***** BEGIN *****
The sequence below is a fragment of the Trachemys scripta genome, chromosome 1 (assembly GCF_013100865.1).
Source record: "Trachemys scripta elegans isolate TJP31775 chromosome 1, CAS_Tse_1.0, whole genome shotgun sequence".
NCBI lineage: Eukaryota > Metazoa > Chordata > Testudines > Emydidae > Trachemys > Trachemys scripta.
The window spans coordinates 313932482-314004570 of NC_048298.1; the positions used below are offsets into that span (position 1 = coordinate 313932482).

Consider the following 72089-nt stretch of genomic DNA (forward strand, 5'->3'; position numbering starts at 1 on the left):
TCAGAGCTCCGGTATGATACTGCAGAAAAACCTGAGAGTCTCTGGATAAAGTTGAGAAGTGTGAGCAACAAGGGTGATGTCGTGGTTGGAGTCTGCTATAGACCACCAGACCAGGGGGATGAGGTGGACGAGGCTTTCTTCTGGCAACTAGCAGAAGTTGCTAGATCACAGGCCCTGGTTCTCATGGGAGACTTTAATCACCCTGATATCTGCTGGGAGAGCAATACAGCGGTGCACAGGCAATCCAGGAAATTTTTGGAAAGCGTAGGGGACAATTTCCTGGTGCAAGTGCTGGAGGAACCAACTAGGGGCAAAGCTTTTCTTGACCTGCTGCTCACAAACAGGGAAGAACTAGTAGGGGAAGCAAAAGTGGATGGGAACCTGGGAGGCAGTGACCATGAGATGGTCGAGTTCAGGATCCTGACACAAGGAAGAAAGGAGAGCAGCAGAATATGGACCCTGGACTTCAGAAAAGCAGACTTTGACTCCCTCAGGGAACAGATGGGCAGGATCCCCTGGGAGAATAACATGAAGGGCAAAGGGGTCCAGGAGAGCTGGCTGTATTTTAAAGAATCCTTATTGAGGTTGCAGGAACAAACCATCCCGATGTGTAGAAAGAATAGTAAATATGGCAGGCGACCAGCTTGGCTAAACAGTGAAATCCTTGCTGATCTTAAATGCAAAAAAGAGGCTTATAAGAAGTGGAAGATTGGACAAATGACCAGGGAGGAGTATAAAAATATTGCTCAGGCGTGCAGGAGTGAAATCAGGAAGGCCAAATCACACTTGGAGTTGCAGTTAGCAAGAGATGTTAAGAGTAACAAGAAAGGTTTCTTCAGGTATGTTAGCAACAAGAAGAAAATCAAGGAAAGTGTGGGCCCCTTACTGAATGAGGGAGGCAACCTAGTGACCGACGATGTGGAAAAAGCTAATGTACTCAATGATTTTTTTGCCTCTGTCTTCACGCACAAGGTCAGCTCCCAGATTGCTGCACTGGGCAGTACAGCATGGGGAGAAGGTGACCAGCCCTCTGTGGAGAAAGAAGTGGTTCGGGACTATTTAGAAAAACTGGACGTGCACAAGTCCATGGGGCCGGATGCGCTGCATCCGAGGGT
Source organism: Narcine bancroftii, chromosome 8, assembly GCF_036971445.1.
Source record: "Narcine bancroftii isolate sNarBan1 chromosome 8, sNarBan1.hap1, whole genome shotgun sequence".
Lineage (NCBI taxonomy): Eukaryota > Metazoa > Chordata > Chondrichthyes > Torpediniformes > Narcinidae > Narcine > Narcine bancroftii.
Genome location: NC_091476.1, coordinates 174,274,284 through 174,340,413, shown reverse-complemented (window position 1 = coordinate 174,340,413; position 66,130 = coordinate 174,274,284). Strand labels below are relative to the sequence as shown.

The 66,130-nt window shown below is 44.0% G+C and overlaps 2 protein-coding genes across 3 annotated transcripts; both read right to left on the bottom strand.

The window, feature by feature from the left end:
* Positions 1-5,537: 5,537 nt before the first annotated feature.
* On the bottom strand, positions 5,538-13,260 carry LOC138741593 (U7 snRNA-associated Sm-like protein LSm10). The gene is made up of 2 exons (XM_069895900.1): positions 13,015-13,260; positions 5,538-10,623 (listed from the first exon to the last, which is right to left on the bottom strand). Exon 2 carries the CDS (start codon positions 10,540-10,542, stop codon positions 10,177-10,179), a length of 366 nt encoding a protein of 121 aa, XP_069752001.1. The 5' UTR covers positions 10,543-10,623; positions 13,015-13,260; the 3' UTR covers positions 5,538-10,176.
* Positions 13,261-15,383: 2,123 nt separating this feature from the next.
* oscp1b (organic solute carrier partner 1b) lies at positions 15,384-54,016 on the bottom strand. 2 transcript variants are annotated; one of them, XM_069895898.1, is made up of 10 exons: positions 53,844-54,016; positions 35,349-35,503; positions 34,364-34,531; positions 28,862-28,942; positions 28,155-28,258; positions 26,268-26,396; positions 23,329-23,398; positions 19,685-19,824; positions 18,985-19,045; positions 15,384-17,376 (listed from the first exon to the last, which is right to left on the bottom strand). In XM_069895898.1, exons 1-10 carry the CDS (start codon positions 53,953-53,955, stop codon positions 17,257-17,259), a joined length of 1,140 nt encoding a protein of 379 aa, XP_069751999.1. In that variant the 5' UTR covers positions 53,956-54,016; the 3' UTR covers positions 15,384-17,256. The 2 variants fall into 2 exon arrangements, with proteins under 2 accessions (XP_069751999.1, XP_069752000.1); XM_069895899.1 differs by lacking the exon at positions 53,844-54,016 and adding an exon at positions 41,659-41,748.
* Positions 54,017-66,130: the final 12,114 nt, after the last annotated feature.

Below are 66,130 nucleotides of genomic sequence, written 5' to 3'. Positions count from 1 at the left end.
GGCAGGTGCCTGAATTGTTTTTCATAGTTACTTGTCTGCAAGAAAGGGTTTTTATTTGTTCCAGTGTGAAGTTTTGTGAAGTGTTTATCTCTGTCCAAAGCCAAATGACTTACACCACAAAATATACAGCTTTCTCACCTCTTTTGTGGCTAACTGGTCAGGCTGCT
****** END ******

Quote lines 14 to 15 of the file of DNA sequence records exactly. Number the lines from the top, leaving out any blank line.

* On the bottom strand, positions 5,538-13,260 carry LOC138741593 (U7 snRNA-associated Sm-like protein LSm10). The gene is made up of 2 exons (XM_069895900.1): positions 13,015-13,260; positions 5,538-10,623 (listed from the first exon to the last, which is right to left on the bottom strand). Exon 2 carries the CDS (start codon positions 10,540-10,542, stop codon positions 10,177-10,179), a length of 366 nt encoding a protein of 121 aa, XP_069752001.1. The 5' UTR covers positions 10,543-10,623; positions 13,015-13,260; the 3' UTR covers positions 5,538-10,176.
* Positions 13,261-15,383: 2,123 nt separating this feature from the next.